Tools and inheritance

Tools and inheritance

This hammer, this screwdriver, and these pliers used to belong to my father when he was still alive. I got them when he died, and they hang on the wall in my tool shed along with other tools. Some I have bought myself and some came from my fathers collection of tools. And some of the tools come from my grandfather.

I often use both the hammer and the screwdriver and everytime I do, I feel a sort of connection to my father. I look at the dents and scratches and get a sense of him working with these tools. To make a living, to fix things at home and for his many hobbies. They show the wear of that work.

I sometimes think about my own tools. Every day I use Microsoft Word, Adobe FrameMaker, PhotoShop and a wide range of other software tools, big and small. These tools show no wear. They LOOK old, when for instance I load FrameMaker 7 or an equally old version of Word or Photoshop. But the tools are, in a sense, still new. No dents and scratches in FrameMaker 7.1! 

The physical representation of all these software tools are a box of plastic cassettes, cd's and dvd's and an old, nondescript pc in nondescript materials. It is all, essentially, a bunch plastic and some license numbers and I believe my children will have a hard time investing any kind of fond memories, or find any kind of usefulness in the tools they are going to inherit from me.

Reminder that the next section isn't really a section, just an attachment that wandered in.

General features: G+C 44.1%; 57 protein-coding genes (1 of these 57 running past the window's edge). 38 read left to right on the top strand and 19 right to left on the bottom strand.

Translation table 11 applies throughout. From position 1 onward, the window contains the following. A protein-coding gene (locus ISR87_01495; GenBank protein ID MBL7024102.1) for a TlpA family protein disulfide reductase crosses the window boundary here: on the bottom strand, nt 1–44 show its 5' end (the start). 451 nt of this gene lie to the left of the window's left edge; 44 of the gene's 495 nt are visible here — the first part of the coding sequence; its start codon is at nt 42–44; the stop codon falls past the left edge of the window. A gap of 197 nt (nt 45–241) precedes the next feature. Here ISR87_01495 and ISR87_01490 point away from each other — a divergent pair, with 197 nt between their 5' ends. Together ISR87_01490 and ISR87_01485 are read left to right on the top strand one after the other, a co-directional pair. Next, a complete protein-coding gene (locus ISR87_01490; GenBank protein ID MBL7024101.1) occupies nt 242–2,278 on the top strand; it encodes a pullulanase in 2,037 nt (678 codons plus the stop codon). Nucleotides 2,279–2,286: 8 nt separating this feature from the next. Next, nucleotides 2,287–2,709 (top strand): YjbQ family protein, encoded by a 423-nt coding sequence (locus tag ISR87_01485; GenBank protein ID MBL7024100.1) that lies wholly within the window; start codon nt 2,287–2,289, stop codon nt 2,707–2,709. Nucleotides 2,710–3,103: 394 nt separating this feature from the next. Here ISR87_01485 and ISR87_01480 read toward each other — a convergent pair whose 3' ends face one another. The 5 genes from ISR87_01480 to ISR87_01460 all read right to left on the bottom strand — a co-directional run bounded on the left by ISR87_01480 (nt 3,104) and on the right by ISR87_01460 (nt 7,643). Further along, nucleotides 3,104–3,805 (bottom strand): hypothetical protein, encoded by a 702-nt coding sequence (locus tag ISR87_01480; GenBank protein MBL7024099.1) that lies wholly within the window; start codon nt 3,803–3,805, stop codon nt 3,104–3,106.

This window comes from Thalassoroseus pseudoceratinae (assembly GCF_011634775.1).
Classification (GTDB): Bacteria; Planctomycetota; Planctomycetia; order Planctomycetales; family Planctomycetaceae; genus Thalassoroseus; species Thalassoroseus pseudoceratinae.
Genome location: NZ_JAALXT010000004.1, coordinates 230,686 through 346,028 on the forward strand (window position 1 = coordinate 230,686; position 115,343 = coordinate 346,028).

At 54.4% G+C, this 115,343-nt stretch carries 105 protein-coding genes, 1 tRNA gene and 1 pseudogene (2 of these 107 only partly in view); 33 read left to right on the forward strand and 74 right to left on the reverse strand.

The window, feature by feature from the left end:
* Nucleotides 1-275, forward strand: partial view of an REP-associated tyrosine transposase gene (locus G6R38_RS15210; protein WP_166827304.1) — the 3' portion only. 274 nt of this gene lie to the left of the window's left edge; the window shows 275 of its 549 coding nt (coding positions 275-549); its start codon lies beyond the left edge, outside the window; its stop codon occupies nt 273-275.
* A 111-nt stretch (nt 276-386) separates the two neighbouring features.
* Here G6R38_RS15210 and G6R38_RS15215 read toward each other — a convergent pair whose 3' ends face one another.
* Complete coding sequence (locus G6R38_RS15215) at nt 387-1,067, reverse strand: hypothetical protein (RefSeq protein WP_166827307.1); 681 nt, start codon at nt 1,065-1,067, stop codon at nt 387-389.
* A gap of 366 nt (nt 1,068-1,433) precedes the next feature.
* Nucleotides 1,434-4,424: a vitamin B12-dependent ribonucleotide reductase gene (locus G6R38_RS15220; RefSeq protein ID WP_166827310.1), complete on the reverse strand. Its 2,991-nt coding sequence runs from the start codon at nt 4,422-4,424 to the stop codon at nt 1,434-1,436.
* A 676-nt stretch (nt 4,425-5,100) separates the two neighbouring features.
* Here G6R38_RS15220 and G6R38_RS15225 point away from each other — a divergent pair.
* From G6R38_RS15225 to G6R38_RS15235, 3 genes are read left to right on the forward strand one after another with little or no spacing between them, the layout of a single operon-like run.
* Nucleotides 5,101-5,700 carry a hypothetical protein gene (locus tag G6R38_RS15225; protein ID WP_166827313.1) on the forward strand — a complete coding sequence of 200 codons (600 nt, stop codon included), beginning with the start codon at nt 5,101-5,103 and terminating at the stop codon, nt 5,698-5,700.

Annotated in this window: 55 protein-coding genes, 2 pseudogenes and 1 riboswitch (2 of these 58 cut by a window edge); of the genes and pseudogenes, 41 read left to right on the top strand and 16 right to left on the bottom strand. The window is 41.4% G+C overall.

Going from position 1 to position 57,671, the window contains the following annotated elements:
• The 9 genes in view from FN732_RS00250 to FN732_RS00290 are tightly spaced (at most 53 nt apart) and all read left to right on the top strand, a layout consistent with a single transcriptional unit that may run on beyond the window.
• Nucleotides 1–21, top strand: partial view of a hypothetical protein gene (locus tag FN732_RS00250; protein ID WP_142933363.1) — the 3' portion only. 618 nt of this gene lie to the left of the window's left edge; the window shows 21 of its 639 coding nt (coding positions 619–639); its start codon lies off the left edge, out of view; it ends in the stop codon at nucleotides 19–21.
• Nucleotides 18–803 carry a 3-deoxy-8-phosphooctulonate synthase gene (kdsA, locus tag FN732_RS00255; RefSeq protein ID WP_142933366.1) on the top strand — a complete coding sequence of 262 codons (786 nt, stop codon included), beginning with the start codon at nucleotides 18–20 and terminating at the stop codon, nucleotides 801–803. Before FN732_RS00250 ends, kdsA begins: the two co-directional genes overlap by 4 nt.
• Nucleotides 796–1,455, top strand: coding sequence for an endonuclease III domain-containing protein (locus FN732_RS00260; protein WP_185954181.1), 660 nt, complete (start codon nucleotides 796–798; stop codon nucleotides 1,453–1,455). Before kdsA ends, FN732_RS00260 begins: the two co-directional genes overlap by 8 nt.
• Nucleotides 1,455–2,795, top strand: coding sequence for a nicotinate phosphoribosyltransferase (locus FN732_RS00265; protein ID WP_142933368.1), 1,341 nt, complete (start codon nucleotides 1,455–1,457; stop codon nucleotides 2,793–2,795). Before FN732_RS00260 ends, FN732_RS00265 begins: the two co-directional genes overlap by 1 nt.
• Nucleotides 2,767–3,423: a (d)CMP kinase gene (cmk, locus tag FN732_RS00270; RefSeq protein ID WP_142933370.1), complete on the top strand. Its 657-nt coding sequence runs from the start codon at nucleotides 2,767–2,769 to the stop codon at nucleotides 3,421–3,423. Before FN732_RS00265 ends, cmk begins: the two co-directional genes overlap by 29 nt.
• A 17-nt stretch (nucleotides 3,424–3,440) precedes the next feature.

Later years have done away with the cd's, dvd's etc altogether. Much easier to have all the tools on a hard drive... somewhere... else. Even though I have NO idea whatsoever WHERE "somewhere else" is from a geographical point of view.

I am certainly not alone in spending my working day with ghostly tools shining out of a bluish screen leaving only a worn plastic mouse, a plastic keyboard and a heap of eletronics when I turn them off.

I do sometimes wonder what this kind of disconnect means in broader perspective. We have always been able to form a connection to generations before us, by understanding, using and improving their tools. But software leaves very few physical traces. (beyond heaps of e-waste) Perhaps it is of no consequence or perhaps we just need to understand inheritance by other values and parameters.

What kind of tools will you be leaving for your kids?